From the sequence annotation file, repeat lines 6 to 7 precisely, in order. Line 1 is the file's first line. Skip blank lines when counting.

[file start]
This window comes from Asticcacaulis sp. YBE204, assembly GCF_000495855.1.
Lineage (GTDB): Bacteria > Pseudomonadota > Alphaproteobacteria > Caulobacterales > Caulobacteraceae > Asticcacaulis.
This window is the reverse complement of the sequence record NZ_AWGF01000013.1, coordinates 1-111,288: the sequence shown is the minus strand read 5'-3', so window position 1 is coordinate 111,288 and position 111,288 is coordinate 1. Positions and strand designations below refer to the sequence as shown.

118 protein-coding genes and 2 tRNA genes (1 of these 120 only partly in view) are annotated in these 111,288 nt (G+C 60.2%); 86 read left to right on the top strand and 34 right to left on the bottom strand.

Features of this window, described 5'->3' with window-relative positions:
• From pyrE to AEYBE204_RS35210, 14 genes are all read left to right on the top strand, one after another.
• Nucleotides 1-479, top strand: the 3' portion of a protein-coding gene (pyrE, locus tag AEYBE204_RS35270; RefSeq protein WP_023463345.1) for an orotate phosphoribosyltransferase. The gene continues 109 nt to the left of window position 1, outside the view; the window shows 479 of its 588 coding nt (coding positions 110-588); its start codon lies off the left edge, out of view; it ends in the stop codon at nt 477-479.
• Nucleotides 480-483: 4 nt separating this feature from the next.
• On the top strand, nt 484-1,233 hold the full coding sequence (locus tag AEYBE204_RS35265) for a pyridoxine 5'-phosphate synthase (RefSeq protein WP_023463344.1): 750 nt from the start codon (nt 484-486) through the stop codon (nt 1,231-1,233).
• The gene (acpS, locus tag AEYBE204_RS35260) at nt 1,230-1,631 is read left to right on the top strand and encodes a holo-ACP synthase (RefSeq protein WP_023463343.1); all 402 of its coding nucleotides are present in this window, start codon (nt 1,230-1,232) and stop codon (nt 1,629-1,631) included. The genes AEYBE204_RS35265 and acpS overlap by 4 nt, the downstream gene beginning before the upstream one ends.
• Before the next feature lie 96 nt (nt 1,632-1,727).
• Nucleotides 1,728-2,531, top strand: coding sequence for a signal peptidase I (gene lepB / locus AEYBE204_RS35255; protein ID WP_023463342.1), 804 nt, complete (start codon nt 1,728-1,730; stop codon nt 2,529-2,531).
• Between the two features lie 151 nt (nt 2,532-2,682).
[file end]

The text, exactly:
• From pyrE to AEYBE204_RS35210, 14 genes are all read left to right on the top strand, one after another.
• Nucleotides 1-479, top strand: the 3' portion of a protein-coding gene (pyrE, locus tag AEYBE204_RS35270; RefSeq protein WP_023463345.1) for an orotate phosphoribosyltransferase. The gene continues 109 nt to the left of window position 1, outside the view; the window shows 479 of its 588 coding nt (coding positions 110-588); its start codon lies off the left edge, out of view; it ends in the stop codon at nt 477-479.